"Optometrists [practicing in New Jersey] nargue it’s about offering consumers more choices. Insurers counter it’s about charging patients more for basic services," reports NJSpotlight. "Optometrists are pushing for a newly passed bill that they say would give consumers a wider choice in eye-care providers. But the insurance companies that oppose the measure say it’s not about choice, but a strategy to raise prices for typical vision expenses like eye exams and eyeglass frames." Read more.

Valeant Faces Class Action Suit over Its Purchase of Bausch+Lomb

Law 360 reports that "a lens manufacturer filed a proposed class action in New Jersey federal court Tuesday over Valeant Pharmaceuticals International Inc.’s May acquisition of its sole competitor in the market for a material used in specialty contact lenses, saying the company is using its monopoly to inflate prices. Pointing to controversial business practices that have led to both U.S. Department of Justice and Federal Trade Commission inquiries, TruForm Optics Inc. alleges that Valeant’s recent acquisition — less than two years after its purchase of Bausch & Lomb." Read more.

Graphene Contact Lens "Sees" Infrared

"Engineers at the University of Michigan are developing a graphene contact lens that would allow its wearer to see the entire infrared spectrum, along with visible and ultraviolet light," reports Science Recorder. "The technology could have both military and medical applications." Read more.

New Marc Stone Eyewear from Swiss Eyewear Group

"Innovative, high quality materials handcrafted into minimalistic modern designs with a subtle futuristic touch. This is the signature of the new Spring 2016 collection from the award winning international designer Marc Stone. Together with Swiss Eyewear Group, Stone has created distinctive masculine, minimal styles with signature design elements from the apparel collection," according to Midwest Lens. "Handcrafted in premium acetate, some styles introduce elements in wood and horn. Marc Stone sunglasses also use Swiss Eyewear Group’s ultra-polarized lens technology, offering a fusion of fashion and advanced performance." Read more.

New Jaguar Saunglasses from Eastern States

"Eastern States Eyewear has announced the release of its 2016 Jaguar Sunglass collection with 17 new styles, twelve of which are metal, five of which are plastic. The collection will offer a wide range of premium lens options including Polarized, Blue Blocker, Mirror, Nano lenses with AR coatings. All protect against lateral glare and provide for clearer, crisper optics," notes Midwest Lens. "Of note, the selection mirror lenses features a wider range of colors than ever before. Red, ice blue, midnight blue, green and silver comprise this highly fashionable arrangement. These lenses are featured both in a new, lightweight and flexible stainless steel design in addition to several acetate styles." Read more.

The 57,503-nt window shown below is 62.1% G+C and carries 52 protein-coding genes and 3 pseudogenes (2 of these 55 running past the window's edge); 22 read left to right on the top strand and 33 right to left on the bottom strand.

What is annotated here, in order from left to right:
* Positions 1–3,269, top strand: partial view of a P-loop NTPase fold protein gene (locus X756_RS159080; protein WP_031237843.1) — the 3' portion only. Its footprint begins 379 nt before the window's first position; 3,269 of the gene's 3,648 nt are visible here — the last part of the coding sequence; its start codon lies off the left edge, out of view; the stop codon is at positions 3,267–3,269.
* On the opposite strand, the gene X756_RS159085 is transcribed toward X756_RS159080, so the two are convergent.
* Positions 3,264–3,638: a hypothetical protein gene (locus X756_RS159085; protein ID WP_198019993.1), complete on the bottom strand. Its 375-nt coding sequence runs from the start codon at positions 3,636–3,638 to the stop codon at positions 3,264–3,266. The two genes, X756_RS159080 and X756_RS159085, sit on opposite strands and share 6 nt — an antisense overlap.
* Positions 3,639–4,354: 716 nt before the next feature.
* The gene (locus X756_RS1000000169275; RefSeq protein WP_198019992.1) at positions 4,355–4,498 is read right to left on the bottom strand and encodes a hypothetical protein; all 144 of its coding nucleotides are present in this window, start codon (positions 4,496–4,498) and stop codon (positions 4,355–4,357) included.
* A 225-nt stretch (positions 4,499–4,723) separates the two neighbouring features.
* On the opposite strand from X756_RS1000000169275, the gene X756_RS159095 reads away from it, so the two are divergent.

Charmant USA Goes Green with New Eyewear

"Eyewear company Charmant USA has announced the launch of a new eyewear brand that is sure to take eco-friendly eyewear to a new level," reports Fashion Times. "awear, which launched January 2016, specializes in bio-made sustainable optical glasses and sunglasses. Its inaugural collection of ergonomic eyewear was designed to be lightweight, fashion-forward and completely eco-friendly. The brand boasts an unyielding commitment to environmentally conscious practices, from design to production. All of the glasses' frames and sun lenses are made with sustainable materials -- the frames themselves are created from recyclable bio-based plastic. And since the bio-based plastic is made from a plant-based material, the glasses are also said to absorb Co2 emissions." Read more.

Sunday, January 3, 2016

Research Indicates Opportunity to Improve Retinal Implants

Gizmodo reports that "it’s possible to restore some rough semblance of sight in the blind with artificial retinas. New research suggests that varying the length of the electrical pulses used to let a blind eye 'see' could enable much higher-resolution retinal implants, so that blind people can better navigate their environment with confidence." Read more.

New Isidora Eyewear from Marchon

"The embodiment of subtle elegance and sophistication, the new Isidora models are characterized by the light, airy feel that is the Maison’s signature," notes Midwest Lens. "The captivating feminine shaping is enhanced by the use of details and colors inspired by ChloĆ© collections, creating an effortlessness and contemporary attitude." Read more.

Friday, January 1, 2016

Myopia Affects Focusing Muscles. Impact on Intraocular Lenses?

"The presence of myopia, or nearsightedness, significantly affects the muscles used in focusing the lens of the eye--a finding with important implications for the development of 'accommodating' implanted intraocular lenses (IOLs) that can adjust to different visual distances, reports a study in the January issue of Optometry and Vision Science." That's the word from Science Digest. Read more.